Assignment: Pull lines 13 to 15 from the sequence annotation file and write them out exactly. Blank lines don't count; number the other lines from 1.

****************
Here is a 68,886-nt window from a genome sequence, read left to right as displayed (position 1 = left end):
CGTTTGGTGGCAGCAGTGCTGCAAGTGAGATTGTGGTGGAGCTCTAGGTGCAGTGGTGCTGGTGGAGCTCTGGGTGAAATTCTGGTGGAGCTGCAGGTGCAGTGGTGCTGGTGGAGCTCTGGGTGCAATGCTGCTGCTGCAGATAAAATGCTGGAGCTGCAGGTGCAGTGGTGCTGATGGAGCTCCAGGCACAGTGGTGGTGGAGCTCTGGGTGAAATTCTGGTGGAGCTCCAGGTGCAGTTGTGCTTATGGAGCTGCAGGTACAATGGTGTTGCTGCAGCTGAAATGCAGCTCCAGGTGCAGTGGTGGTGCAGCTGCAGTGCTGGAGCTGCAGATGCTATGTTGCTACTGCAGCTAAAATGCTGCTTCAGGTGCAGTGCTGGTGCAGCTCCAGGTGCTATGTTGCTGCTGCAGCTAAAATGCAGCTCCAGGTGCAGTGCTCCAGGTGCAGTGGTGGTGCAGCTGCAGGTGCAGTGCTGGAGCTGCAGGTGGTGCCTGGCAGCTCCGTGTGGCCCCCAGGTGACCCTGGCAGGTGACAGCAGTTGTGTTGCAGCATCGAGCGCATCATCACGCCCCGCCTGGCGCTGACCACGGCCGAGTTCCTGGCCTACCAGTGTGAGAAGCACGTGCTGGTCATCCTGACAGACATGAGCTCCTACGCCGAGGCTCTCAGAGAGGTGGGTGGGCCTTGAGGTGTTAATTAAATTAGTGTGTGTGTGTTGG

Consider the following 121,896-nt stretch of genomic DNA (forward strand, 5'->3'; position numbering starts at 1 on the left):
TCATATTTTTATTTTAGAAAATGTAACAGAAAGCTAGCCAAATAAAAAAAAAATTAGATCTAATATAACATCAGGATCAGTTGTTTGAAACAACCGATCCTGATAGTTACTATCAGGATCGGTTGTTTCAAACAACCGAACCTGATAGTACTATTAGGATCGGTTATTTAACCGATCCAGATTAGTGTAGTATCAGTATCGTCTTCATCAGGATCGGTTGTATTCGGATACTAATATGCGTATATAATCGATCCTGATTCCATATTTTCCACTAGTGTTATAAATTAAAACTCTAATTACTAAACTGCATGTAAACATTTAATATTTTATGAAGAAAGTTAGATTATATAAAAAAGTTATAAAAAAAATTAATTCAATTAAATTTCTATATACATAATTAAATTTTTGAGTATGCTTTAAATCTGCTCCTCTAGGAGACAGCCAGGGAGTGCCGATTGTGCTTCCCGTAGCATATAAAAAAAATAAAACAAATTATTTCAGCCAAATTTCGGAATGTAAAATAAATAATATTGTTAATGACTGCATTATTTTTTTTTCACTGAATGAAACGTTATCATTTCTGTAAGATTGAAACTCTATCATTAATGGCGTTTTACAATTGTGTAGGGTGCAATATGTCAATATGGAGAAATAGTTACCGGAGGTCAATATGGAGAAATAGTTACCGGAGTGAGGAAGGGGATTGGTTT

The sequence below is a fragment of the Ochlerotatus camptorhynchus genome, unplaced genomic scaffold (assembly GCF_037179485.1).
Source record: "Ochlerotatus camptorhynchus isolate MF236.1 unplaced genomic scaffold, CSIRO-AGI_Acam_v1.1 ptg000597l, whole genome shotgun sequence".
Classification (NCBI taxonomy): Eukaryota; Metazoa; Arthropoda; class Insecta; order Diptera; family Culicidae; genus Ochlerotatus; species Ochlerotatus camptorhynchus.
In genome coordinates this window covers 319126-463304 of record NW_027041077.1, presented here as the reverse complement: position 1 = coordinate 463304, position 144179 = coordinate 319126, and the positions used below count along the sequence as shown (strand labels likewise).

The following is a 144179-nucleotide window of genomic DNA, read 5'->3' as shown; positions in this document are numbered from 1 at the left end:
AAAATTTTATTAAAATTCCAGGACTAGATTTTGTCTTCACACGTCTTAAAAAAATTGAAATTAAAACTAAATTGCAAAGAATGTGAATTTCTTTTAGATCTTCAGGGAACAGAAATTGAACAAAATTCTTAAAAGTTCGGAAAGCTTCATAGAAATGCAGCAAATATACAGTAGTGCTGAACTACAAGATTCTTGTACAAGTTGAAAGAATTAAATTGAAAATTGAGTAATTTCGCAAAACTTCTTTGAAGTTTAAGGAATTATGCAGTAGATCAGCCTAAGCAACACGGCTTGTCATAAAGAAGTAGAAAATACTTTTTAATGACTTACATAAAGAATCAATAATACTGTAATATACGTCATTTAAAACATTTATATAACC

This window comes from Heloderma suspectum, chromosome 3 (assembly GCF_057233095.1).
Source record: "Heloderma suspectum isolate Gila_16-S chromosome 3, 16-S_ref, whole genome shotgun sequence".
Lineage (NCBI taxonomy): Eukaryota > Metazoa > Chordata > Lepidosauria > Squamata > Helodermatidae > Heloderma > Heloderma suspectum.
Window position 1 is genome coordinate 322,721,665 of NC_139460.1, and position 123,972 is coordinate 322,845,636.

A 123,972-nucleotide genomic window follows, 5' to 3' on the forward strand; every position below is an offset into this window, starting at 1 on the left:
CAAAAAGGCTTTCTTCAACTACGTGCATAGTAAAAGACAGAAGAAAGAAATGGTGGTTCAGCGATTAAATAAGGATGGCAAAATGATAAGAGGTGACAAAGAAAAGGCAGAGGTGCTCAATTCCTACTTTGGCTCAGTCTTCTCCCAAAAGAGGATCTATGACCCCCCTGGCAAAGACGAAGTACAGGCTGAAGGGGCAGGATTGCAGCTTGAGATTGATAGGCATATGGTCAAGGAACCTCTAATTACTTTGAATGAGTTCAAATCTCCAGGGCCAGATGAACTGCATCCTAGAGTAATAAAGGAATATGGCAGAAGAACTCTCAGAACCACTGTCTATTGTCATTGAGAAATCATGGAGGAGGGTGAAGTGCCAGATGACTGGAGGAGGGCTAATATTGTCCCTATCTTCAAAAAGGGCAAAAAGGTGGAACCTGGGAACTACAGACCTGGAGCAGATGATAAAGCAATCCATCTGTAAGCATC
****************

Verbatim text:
Lineage (NCBI taxonomy): Eukaryota > Metazoa > Chordata > Lepidosauria > Squamata > Helodermatidae > Heloderma > Heloderma suspectum.
Window position 1 is genome coordinate 322,721,665 of NC_139460.1, and position 123,972 is coordinate 322,845,636.

A 123,972-nucleotide genomic window follows, 5' to 3' on the forward strand; every position below is an offset into this window, starting at 1 on the left: